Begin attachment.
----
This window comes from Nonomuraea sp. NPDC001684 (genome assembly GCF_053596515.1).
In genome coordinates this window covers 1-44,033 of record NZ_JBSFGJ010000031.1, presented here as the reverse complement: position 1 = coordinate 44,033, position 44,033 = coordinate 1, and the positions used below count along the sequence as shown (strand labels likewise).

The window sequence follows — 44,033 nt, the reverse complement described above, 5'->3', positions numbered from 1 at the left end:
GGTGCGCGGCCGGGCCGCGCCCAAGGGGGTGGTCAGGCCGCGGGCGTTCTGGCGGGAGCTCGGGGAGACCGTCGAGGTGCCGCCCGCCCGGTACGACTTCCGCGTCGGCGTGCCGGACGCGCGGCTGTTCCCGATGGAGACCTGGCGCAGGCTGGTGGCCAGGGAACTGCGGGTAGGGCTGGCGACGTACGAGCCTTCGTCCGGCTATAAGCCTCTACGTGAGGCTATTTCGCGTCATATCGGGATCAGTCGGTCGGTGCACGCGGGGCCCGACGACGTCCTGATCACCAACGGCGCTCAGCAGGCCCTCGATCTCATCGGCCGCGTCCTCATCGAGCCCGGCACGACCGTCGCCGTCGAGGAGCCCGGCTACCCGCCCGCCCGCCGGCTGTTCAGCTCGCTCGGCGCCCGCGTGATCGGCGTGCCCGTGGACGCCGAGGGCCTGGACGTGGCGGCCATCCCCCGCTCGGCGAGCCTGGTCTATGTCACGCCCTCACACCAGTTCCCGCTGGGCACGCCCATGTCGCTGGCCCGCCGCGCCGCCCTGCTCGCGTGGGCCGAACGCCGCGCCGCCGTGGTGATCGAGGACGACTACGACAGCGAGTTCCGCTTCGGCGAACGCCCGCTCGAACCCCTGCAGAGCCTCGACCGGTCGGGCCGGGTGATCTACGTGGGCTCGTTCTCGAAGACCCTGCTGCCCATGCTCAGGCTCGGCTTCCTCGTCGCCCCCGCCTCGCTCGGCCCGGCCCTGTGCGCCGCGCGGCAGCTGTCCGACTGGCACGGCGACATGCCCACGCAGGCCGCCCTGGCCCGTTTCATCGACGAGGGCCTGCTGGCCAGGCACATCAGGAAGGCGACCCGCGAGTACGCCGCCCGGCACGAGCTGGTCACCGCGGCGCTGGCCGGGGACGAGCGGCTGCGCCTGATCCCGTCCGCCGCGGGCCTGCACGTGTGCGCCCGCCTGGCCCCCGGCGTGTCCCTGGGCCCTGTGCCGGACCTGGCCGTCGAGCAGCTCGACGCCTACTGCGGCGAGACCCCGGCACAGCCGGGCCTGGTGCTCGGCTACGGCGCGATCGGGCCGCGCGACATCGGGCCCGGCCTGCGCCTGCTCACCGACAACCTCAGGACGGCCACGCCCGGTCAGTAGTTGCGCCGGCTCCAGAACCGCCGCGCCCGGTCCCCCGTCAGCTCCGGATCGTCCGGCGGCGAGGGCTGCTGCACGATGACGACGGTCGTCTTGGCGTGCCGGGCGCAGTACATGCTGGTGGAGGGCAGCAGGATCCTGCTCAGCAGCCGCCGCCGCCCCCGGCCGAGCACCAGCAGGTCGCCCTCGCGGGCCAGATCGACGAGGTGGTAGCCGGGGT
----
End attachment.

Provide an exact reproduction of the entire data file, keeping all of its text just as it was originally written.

This window comes from Nonomuraea sp. NPDC001684 (genome assembly GCF_053596515.1).
In genome coordinates this window covers 1-44,033 of record NZ_JBSFGJ010000031.1, presented here as the reverse complement: position 1 = coordinate 44,033, position 44,033 = coordinate 1, and the positions used below count along the sequence as shown (strand labels likewise).

The window sequence follows — 44,033 nt, the reverse complement described above, 5'->3', positions numbered from 1 at the left end:
GGTGCGCGGCCGGGCCGCGCCCAAGGGGGTGGTCAGGCCGCGGGCGTTCTGGCGGGAGCTCGGGGAGACCGTCGAGGTGCCGCCCGCCCGGTACGACTTCCGCGTCGGCGTGCCGGACGCGCGGCTGTTCCCGATGGAGACCTGGCGCAGGCTGGTGGCCAGGGAACTGCGGGTAGGGCTGGCGACGTACGAGCCTTCGTCCGGCTATAAGCCTCTACGTGAGGCTATTTCGCGTCATATCGGGATCAGTCGGTCGGTGCACGCGGGGCCCGACGACGTCCTGATCACCAACGGCGCTCAGCAGGCCCTCGATCTCATCGGCCGCGTCCTCATCGAGCCCGGCACGACCGTCGCCGTCGAGGAGCCCGGCTACCCGCCCGCCCGCCGGCTGTTCAGCTCGCTCGGCGCCCGCGTGATCGGCGTGCCCGTGGACGCCGAGGGCCTGGACGTGGCGGCCATCCCCCGCTCGGCGAGCCTGGTCTATGTCACGCCCTCACACCAGTTCCCGCTGGGCACGCCCATGTCGCTGGCCCGCCGCGCCGCCCTGCTCGCGTGGGCCGAACGCCGCGCCGCCGTGGTGATCGAGGACGACTACGACAGCGAGTTCCGCTTCGGCGAACGCCCGCTCGAACCCCTGCAGAGCCTCGACCGGTCGGGCCGGGTGATCTACGTGGGCTCGTTCTCGAAGACCCTGCTGCCCATGCTCAGGCTCGGCTTCCTCGTCGCCCCCGCCTCGCTCGGCCCGGCCCTGTGCGCCGCGCGGCAGCTGTCCGACTGGCACGGCGACATGCCCACGCAGGCCGCCCTGGCCCGTTTCATCGACGAGGGCCTGCTGGCCAGGCACATCAGGAAGGCGACCCGCGAGTACGCCGCCCGGCACGAGCTGGTCACCGCGGCGCTGGCCGGGGACGAGCGGCTGCGCCTGATCCCGTCCGCCGCGGGCCTGCACGTGTGCGCCCGCCTGGCCCCCGGCGTGTCCCTGGGCCCTGTGCCGGACCTGGCCGTCGAGCAGCTCGACGCCTACTGCGGCGAGACCCCGGCACAGCCGGGCCTGGTGCTCGGCTACGGCGCGATCGGGCCGCGCGACATCGGGCCCGGCCTGCGCCTGCTCACCGACAACCTCAGGACGGCCACGCCCGGTCAGTAGTTGCGCCGGCTCCAGAACCGCCGCGCCCGGTCCCCCGTCAGCTCCGGATCGTCCGGCGGCGAGGGCTGCTGCACGATGACGACGGTCGTCTTGGCGTGCCGGGCGCAGTACATGCTGGTGGAGGGCAGCAGGATCCTGCTCAGCAGCCGCCGCCGCCCCCGGCCGAGCACCAGCAGGTCGCCCTCGCGGGCCAGATCGACGAGGTGGTAGCCGGGGT